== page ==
Ramadan rules for expats in Saudi

Published:  12 May at 6 PM
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Tagged: Visas, Australia
Newly arrived expats in Gulf State countries are often concerned about how to deal with the Muslim holy month of Ramadan in the workplace, but following basic rules will ensure the faithful aren’t offended.

Saudi Arabia is known for its stricter approach to Muslim laws, but is an attractive destination for expat professionals. As the annual holy month of Ramadan approaches, it’s advisable to adjust your behaviour to fit in with your Muslim colleagues. During the month there’s a small shift on business practices and a noticeable slowdown in getting things done, perhaps due to the all-day fasting taking place across the Kingdom.

For first-time expats, it might seem confusing that Ramadan’s total concentration on prayers, being charitable, and fasting also includes celebrations and connecting with friends and family members, no matter how distant. For businesses, it’s a time to connect with their clients as a demonstration of community and belonging. The working day is reduced to six hours or 36 hours per week, with the aim of accommodating all those who decide to undertake the daytime fast.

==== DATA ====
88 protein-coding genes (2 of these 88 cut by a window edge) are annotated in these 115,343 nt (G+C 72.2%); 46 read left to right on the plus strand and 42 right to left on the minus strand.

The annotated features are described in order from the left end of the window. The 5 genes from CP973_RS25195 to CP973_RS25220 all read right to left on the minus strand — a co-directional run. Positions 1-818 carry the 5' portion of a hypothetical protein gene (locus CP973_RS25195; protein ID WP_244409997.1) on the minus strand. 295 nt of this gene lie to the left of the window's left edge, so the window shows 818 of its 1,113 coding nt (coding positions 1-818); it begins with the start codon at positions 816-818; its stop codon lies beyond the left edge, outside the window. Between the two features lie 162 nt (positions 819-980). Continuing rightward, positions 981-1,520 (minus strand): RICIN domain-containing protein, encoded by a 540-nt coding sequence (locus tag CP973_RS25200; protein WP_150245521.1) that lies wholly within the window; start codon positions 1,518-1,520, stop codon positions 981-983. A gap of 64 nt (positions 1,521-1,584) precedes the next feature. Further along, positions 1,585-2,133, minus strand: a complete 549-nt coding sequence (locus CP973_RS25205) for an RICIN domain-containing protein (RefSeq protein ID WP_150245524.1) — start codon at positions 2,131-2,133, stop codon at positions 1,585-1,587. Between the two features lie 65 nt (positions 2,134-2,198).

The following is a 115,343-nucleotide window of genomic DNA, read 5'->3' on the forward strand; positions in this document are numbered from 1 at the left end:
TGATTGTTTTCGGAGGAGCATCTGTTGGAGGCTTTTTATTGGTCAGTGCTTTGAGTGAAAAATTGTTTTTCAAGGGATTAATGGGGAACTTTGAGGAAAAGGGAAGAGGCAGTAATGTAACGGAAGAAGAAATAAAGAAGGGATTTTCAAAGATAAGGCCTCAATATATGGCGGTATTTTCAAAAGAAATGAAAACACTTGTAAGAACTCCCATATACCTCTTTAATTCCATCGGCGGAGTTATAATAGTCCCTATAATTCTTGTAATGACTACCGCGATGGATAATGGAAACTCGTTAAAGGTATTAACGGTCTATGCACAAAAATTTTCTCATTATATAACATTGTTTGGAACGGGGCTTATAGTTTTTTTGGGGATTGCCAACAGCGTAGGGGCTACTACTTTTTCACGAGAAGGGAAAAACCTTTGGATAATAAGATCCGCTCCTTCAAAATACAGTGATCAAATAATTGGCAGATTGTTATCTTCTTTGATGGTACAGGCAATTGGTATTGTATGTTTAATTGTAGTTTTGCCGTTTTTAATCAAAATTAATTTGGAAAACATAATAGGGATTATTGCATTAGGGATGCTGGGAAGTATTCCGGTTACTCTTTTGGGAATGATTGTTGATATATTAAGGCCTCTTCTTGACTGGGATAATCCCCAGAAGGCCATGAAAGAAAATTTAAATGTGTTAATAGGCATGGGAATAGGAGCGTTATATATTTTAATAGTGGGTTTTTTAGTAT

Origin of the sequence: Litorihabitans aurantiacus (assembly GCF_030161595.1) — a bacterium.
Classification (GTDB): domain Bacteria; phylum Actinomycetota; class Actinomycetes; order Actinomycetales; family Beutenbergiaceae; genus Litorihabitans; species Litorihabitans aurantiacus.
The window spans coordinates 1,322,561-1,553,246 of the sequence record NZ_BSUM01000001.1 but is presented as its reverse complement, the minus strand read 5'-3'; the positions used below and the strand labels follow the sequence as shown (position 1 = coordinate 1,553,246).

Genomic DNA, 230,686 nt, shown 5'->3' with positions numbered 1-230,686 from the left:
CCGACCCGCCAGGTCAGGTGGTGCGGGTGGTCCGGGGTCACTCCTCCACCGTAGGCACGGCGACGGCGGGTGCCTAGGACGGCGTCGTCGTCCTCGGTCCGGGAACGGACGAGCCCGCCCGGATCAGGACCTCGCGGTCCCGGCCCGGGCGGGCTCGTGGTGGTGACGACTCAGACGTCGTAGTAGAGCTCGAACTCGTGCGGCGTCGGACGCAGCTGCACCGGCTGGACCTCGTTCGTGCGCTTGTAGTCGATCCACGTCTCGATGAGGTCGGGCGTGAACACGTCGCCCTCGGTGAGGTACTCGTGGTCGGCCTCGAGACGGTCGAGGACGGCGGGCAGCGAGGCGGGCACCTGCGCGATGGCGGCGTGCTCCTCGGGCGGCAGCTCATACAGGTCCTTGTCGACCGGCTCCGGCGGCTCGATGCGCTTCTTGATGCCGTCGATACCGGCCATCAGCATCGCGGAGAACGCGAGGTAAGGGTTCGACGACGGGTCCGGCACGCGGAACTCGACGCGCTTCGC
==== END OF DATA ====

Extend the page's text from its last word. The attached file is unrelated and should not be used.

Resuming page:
For expats, dressing modestly during the whole month is a must, and exchanging the traditional greeting, ‘Ramadam Kareem’, will be appreciated. Traffic tends to be much heavier during the holy month, especially during the half-hour before the sun sets and fasting is no longer required. Breaking the fast with friends and families is a joyous celebration, with restaurants crammed with hungry, happy people. Some expat non-Muslims do observe the sunrise to sunset fast, with many saying it’s good for their health as well as for their status in the community.

Definite don’ts for expats include eating and drinking in public during the hours of the fast, as this is considered disrespectful. Smoking in public places is disallowed until after sunset, and in Saudi itself very few places will allow smoking during the holy month. Obviously, public shows of affection are even more discouraged during Ramadan than they are during the rest of the year, and playing loud music which could disturb those at prayer is also considered disrespectful to practicing Muslims.
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